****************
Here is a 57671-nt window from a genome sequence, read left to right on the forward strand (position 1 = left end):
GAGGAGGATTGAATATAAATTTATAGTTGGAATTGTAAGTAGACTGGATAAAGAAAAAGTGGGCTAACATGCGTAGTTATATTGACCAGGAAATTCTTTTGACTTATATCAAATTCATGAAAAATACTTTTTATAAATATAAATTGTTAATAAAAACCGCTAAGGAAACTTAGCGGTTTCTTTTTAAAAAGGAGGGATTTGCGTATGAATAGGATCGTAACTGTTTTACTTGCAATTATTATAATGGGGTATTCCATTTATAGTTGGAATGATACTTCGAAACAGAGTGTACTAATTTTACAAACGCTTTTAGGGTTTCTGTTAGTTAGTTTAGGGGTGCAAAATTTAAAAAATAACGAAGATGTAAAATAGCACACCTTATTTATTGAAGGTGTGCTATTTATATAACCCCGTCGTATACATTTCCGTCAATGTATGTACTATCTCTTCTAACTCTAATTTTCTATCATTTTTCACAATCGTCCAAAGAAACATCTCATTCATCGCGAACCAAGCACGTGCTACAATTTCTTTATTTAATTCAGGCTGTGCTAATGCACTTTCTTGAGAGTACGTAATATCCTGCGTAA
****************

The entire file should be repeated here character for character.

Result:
Here is a 57671-nt window from a genome sequence, read left to right on the forward strand (position 1 = left end):
GAGGAGGATTGAATATAAATTTATAGTTGGAATTGTAAGTAGACTGGATAAAGAAAAAGTGGGCTAACATGCGTAGTTATATTGACCAGGAAATTCTTTTGACTTATATCAAATTCATGAAAAATACTTTTTATAAATATAAATTGTTAATAAAAACCGCTAAGGAAACTTAGCGGTTTCTTTTTAAAAAGGAGGGATTTGCGTATGAATAGGATCGTAACTGTTTTACTTGCAATTATTATAATGGGGTATTCCATTTATAGTTGGAATGATACTTCGAAACAGAGTGTACTAATTTTACAAACGCTTTTAGGGTTTCTGTTAGTTAGTTTAGGGGTGCAAAATTTAAAAAATAACGAAGATGTAAAATAGCACACCTTATTTATTGAAGGTGTGCTATTTATATAACCCCGTCGTATACATTTCCGTCAATGTATGTACTATCTCTTCTAACTCTAATTTTCTATCATTTTTCACAATCGTCCAAAGAAACATCTCATTCATCGCGAACCAAGCACGTGCTACAATTTCTTTATTTAATTCAGGCTGTGCTAATGCACTTTCTTGAGAGTACGTAATATCCTGCGTAA